My must-read of the day is "Sen. Ted Cruz digs in as shutdown looms," in the Los Angeles Times. The Los Angeles Times reports:
Cruz, a Texas Republican, took control of the Senate floor Tuesday to herald his campaign to eliminate the money needed to implement President Obama's healthcare law. He hoped for a galvanizing moment similar to the one sparked by his Kentucky colleague in March.
Congress "is held in such disrepute" because both parties "have refused to listen to the people," Cruz said, arguing that Americans oppose the healthcare law. "We need to make D.C. listen."
The article incorporates coverage of Cruz’s protracted Senate speech and profiles the Texas Republican, who is described as "increasingly isolated."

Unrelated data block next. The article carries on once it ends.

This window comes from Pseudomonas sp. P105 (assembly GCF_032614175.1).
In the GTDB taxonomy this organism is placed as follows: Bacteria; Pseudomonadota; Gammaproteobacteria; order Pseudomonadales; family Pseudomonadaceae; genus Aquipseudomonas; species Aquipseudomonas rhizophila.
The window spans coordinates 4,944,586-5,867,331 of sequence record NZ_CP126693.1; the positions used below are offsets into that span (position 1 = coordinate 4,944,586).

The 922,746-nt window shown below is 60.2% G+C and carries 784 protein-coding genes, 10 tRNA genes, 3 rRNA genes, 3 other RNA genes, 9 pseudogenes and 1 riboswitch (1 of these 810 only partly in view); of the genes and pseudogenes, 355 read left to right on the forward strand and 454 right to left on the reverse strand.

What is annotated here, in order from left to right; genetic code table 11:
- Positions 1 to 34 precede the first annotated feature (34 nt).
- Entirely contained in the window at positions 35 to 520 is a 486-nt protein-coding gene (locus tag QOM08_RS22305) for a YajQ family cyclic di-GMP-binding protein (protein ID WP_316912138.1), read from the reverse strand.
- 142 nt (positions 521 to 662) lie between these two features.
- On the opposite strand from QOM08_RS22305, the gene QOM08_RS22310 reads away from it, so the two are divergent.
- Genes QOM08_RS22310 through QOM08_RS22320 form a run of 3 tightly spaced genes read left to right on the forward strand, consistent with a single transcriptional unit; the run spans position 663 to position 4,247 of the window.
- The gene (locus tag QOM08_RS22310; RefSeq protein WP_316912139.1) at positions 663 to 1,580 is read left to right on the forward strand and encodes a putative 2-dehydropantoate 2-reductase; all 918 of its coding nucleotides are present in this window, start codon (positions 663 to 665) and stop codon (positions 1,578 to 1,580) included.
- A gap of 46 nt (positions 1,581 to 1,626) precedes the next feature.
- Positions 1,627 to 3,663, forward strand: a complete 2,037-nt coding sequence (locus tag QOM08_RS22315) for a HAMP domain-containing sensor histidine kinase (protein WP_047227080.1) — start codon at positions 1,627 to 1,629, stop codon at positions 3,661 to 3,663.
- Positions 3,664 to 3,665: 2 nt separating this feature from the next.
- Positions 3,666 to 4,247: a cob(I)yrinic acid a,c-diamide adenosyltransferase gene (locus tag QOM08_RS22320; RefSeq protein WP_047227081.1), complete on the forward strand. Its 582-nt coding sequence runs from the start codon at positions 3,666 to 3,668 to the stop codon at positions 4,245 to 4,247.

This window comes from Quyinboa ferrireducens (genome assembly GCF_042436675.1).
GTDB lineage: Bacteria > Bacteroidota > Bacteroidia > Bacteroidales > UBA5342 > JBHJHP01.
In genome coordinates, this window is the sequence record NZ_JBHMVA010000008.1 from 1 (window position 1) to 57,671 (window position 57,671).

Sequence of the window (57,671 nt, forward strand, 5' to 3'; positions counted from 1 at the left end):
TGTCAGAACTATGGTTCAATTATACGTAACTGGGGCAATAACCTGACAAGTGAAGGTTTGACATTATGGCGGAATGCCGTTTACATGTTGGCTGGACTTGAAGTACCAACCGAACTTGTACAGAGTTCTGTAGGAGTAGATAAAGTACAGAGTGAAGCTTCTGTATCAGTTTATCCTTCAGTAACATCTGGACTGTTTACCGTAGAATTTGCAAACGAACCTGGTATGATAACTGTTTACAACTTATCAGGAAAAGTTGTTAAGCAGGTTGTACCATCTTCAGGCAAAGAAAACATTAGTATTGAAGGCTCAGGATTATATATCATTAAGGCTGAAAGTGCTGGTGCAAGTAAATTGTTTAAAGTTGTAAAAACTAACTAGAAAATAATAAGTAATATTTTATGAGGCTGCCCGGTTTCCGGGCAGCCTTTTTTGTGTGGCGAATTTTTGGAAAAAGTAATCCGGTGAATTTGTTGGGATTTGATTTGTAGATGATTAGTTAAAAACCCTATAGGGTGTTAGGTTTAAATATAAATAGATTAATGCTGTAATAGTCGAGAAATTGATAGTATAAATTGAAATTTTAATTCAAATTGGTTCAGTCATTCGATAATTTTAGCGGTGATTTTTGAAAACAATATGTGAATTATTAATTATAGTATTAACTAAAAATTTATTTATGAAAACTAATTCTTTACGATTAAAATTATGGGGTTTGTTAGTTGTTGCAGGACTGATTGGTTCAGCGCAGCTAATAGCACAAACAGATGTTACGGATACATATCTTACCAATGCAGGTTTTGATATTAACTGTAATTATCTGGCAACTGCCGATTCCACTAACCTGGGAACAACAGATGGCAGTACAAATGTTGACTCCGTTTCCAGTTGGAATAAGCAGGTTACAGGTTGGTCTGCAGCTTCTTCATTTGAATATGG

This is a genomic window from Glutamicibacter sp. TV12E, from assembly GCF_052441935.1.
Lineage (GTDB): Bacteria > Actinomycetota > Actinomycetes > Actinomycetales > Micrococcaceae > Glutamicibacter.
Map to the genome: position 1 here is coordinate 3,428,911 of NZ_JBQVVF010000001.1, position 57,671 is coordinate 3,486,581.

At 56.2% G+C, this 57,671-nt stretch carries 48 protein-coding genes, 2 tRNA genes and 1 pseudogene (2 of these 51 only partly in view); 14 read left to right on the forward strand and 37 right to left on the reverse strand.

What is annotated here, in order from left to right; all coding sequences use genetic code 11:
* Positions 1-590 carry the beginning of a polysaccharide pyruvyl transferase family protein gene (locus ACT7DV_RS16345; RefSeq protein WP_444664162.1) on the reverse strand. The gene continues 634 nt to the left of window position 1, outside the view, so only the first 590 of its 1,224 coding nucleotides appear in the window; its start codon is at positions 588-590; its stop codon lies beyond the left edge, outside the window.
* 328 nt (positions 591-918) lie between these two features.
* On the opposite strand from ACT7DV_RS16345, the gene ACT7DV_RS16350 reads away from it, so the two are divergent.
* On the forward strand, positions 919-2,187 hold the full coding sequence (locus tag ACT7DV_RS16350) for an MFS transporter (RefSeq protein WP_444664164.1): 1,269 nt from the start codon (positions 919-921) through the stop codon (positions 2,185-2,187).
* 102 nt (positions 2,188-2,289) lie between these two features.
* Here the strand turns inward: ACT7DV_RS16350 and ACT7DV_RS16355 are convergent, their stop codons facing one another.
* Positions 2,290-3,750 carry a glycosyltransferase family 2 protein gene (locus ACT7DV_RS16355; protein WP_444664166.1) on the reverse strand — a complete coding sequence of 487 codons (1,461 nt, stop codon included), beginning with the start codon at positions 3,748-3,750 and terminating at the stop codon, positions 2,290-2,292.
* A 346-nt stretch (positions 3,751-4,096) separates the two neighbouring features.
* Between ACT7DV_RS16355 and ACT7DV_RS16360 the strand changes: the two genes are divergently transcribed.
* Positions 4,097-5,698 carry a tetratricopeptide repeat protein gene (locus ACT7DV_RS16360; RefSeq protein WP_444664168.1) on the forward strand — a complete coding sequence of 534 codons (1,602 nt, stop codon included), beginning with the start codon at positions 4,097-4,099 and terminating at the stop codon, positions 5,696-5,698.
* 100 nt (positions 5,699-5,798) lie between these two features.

It is fair to say he is isolated, but isolated from what? If it’s opposition from inside Washington, Cruz appears to welcome it. Despising the "smoke-filled rooms of Washington" is half of his persona. It was also, as Jonah Goldberg notes, a part of then-Sen. Barack Obama’s.
Critics point to his filibuster as a symbolic, but convoluted stance.
It’s not technically a filibuster, and it will do nothing to stop a vote. Procedurally, the most it will do is slow down Senate passage and give the House less time to deal with the revised version of the bill.
Furthermore, he’s said to be stalling a bill he wanted, but this filibuster should surprise no one. Cruz has been explicitly clear that any vote that allows the Affordable Care Act to be funded is one he will not support.
Agree with it or not, Cruz did warn us all.